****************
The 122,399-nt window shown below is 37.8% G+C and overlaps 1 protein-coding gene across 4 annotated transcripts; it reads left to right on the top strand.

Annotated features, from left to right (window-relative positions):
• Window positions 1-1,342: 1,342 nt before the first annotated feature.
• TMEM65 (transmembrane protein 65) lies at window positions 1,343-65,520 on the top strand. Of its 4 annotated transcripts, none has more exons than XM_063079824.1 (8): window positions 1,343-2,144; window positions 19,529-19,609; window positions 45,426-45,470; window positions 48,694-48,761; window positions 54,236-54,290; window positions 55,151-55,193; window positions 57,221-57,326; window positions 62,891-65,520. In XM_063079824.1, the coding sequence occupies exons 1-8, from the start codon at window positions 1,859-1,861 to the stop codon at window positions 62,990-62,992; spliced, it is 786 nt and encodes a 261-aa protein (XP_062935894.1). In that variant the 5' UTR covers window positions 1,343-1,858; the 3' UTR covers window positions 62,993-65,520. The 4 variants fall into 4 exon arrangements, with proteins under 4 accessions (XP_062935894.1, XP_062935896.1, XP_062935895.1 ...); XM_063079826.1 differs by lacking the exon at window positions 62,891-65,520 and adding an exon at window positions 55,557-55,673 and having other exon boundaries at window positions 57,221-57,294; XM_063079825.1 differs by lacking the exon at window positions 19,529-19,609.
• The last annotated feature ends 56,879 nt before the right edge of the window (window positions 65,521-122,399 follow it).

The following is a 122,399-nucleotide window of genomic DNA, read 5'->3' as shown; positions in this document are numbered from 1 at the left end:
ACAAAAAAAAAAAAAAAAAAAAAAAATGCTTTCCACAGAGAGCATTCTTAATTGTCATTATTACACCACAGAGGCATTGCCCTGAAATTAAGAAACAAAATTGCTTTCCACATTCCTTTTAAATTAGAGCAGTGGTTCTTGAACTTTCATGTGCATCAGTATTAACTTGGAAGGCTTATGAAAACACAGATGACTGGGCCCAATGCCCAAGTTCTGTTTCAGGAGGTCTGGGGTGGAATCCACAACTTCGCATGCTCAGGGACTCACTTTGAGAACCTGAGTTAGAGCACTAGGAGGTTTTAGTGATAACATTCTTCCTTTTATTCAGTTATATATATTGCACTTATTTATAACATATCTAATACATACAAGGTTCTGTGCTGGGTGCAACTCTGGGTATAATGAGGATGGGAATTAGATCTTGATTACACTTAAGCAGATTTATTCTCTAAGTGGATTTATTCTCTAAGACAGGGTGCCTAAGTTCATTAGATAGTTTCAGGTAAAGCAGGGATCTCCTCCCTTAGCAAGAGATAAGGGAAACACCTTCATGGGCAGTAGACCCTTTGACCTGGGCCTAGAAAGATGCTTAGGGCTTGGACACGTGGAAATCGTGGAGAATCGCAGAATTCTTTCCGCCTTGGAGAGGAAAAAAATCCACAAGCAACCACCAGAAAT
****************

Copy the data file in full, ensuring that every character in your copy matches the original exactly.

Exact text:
The 122,399-nt window shown below is 37.8% G+C and overlaps 1 protein-coding gene across 4 annotated transcripts; it reads left to right on the top strand.

Annotated features, from left to right (window-relative positions):
• Window positions 1-1,342: 1,342 nt before the first annotated feature.
• TMEM65 (transmembrane protein 65) lies at window positions 1,343-65,520 on the top strand. Of its 4 annotated transcripts, none has more exons than XM_063079824.1 (8): window positions 1,343-2,144; window positions 19,529-19,609; window positions 45,426-45,470; window positions 48,694-48,761; window positions 54,236-54,290; window positions 55,151-55,193; window positions 57,221-57,326; window positions 62,891-65,520. In XM_063079824.1, the coding sequence occupies exons 1-8, from the start codon at window positions 1,859-1,861 to the stop codon at window positions 62,990-62,992; spliced, it is 786 nt and encodes a 261-aa protein (XP_062935894.1). In that variant the 5' UTR covers window positions 1,343-1,858; the 3' UTR covers window positions 62,993-65,520. The 4 variants fall into 4 exon arrangements, with proteins under 4 accessions (XP_062935894.1, XP_062935896.1, XP_062935895.1 ...); XM_063079826.1 differs by lacking the exon at window positions 62,891-65,520 and adding an exon at window positions 55,557-55,673 and having other exon boundaries at window positions 57,221-57,294; XM_063079825.1 differs by lacking the exon at window positions 19,529-19,609.
• The last annotated feature ends 56,879 nt before the right edge of the window (window positions 65,521-122,399 follow it).

The following is a 122,399-nucleotide window of genomic DNA, read 5'->3' as shown; positions in this document are numbered from 1 at the left end:
ACAAAAAAAAAAAAAAAAAAAAAAAATGCTTTCCACAGAGAGCATTCTTAATTGTCATTATTACACCACAGAGGCATTGCCCTGAAATTAAGAAACAAAATTGCTTTCCACATTCCTTTTAAATTAGAGCAGTGGTTCTTGAACTTTCATGTGCATCAGTATTAACTTGGAAGGCTTATGAAAACACAGATGACTGGGCCCAATGCCCAAGTTCTGTTTCAGGAGGTCTGGGGTGGAATCCACAACTTCGCATGCTCAGGGACTCACTTTGAGAACCTGAGTTAGAGCACTAGGAGGTTTTAGTGATAACATTCTTCCTTTTATTCAGTTATATATATTGCACTTATTTATAACATATCTAATACATACAAGGTTCTGTGCTGGGTGCAACTCTGGGTATAATGAGGATGGGAATTAGATCTTGATTACACTTAAGCAGATTTATTCTCTAAGTGGATTTATTCTCTAAGACAGGGTGCCTAAGTTCATTAGATAGTTTCAGGTAAAGCAGGGATCTCCTCCCTTAGCAAGAGATAAGGGAAACACCTTCATGGGCAGTAGACCCTTTGACCTGGGCCTAGAAAGATGCTTAGGGCTTGGACACGTGGAAATCGTGGAGAATCGCAGAATTCTTTCCGCCTTGGAGAGGAAAAAAATCCACAAGCAACCACCAGAAAT